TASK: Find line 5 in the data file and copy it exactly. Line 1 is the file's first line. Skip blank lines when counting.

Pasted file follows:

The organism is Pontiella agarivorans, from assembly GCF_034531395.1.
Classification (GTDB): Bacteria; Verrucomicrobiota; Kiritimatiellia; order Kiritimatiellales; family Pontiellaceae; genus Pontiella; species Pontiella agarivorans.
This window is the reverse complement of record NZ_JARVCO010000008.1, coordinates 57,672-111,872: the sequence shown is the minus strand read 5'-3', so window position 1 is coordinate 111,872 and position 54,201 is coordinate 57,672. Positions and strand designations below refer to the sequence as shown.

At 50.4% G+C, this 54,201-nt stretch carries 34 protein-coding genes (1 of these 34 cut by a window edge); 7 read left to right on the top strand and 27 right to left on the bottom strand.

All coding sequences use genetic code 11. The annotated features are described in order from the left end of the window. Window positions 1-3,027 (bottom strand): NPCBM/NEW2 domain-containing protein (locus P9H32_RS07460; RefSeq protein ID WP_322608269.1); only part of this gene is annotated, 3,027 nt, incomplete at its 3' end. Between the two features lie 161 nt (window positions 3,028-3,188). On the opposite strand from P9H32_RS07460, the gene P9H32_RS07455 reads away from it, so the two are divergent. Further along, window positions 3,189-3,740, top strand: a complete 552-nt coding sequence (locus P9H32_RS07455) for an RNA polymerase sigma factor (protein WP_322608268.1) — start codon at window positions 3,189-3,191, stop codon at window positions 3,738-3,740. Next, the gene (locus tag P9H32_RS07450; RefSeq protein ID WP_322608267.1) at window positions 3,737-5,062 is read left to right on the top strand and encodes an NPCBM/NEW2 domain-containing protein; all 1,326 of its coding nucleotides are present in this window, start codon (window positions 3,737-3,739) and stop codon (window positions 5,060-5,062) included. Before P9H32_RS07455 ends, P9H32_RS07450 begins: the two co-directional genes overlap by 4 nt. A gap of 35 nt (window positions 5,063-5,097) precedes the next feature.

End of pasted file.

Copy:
All coding sequences use genetic code 11. The annotated features are described in order from the left end of the window. Window positions 1-3,027 (bottom strand): NPCBM/NEW2 domain-containing protein (locus P9H32_RS07460; RefSeq protein ID WP_322608269.1); only part of this gene is annotated, 3,027 nt, incomplete at its 3' end. Between the two features lie 161 nt (window positions 3,028-3,188). On the opposite strand from P9H32_RS07460, the gene P9H32_RS07455 reads away from it, so the two are divergent. Further along, window positions 3,189-3,740, top strand: a complete 552-nt coding sequence (locus P9H32_RS07455) for an RNA polymerase sigma factor (protein WP_322608268.1) — start codon at window positions 3,189-3,191, stop codon at window positions 3,738-3,740. Next, the gene (locus tag P9H32_RS07450; RefSeq protein ID WP_322608267.1) at window positions 3,737-5,062 is read left to right on the top strand and encodes an NPCBM/NEW2 domain-containing protein; all 1,326 of its coding nucleotides are present in this window, start codon (window positions 3,737-3,739) and stop codon (window positions 5,060-5,062) included. Before P9H32_RS07455 ends, P9H32_RS07450 begins: the two co-directional genes overlap by 4 nt. A gap of 35 nt (window positions 5,063-5,097) precedes the next feature.